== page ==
GLEP Testimony on FY ’16 School Aid Budget

GLEP proposes uniform Foundation Grant of $8,250 per pupil in testimony before the House and Senate Appropriations Subcommittees on March 3 & 4

Click to download a one-pager and the full Powerpoint presentation.

Good morning, I’m Gary Naeyaert, Executive Director of the Great Lakes Education Project, or GLEP. We’re a non-profit, bi-partisan advocacy organization supporting choice, quality and accountability in K-12 education.

Beyond the school aid budget, our other priority issues include the following:

  • Improving Early Literacy through a comprehensive approach in grades K-3 of early screening; parental notification; intervention and tutoring; along with intensive intervention for non-proficient 3rd
  • Implementing a parent-friendly Accountability System that provides A-F letter grades to individual schools based on student proficiency and growth.
  • Expanding School Choice through the use of Education Savings Accounts for special needs students.
  • Reforming MPSERS in a way that honors our retirement commitments to existing education professionals while simultaneously ensuring the future sustainability of the system.
  • Improving Teacher Quality through an evaluation system that recognizes student academic outcomes; putting the best and brightest teachers in the classroom; rewarding high-performing teachers; requiring ineffective teachers to improve or leave the profession; and by addressing teacher prep programs.

Long-Term Goals in the School Aid Budget

  • Today, less than 80% of available funding is invested in the foundation grant while over 20% is put into categoricals. We support putting 90% of available funding into the foundation grant, so that declining enrollment results in increases in tPost It Notehe per-pupil foundation grant.
  • Delivering on the promise of Proposal A requires we finish the job and create a uniform foundation grant for students to cover the basic, operational costs of education.
  • Moving $1.4 billion from state categoricals to the foundation grant will put us at a 90:10 split, which will provide a uniform foundation grant of $8,250 per pupil for 95% of all students. More equity, less strings.
  • This requires a final fix to MPSERS and putting this $1 billion categorical into the foundation grant.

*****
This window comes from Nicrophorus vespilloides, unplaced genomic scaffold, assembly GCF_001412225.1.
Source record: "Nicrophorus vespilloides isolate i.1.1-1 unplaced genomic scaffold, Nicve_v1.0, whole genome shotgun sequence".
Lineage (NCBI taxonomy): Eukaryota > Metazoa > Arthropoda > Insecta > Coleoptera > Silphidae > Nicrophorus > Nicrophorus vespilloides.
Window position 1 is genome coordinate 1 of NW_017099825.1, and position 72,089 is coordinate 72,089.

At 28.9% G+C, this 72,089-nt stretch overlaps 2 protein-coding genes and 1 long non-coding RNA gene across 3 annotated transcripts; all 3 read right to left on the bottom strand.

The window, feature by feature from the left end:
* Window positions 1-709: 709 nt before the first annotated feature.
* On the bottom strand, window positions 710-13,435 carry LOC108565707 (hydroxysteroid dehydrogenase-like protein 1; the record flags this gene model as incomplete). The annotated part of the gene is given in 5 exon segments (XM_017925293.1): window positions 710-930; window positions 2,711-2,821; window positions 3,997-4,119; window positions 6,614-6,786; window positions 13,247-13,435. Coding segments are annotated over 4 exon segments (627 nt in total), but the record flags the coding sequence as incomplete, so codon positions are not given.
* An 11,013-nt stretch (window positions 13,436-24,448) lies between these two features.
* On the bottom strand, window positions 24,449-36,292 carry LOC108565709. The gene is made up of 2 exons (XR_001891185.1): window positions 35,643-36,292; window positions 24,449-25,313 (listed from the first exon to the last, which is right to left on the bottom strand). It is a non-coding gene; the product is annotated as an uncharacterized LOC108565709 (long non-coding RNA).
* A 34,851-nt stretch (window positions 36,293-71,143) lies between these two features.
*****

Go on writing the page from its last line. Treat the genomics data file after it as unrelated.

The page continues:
• Prioritizing the foundation grant will eliminate some categoricals, yet there still remains $5 billion in federal, state and local funds targeted to special needs. [Another $6,500 per pupil if 50% of students are at-risk.]

Recommendations for the FY ’16 School Aid Budget

  • Invest $263 million to increase funding for the Foundation Grant
    • $108 million from the Governor’s recommendation
    • $100 million from MPSERS cost offset
    • $  30 million from “Best Practices”
    • $  25 million from “Technology Grants”
  • We recommend using these funds to increase the MINIMUM foundation grant by $250 per pupil, raising the lowest funding level to $7,501 per pupil for nearly 1 million students and reduce the equity gap to $598.
  • In the alternative, this could also be done through the historic 2x formula, which would result in:
    • Increasing the Minimum foundation grant by $200 to $7,451 per pupil
    • Increasing the Basic foundation grant by $100 to $8,199 per pupil
    • This would reduce the equity funding gap to $748 per pupil
  • Support Gov’s $100 million increase in “at risk” funds for 3rd grade reading and college-career readiness.
  • Support a next-generation testing assessment that measures individual student growth.
  • Support $25 million in state funds for early literacy screening and interventions.
  • Question $75 million in debt relief for DPS and other deficit districts.

I’d be happy to take any questions you may have at this time.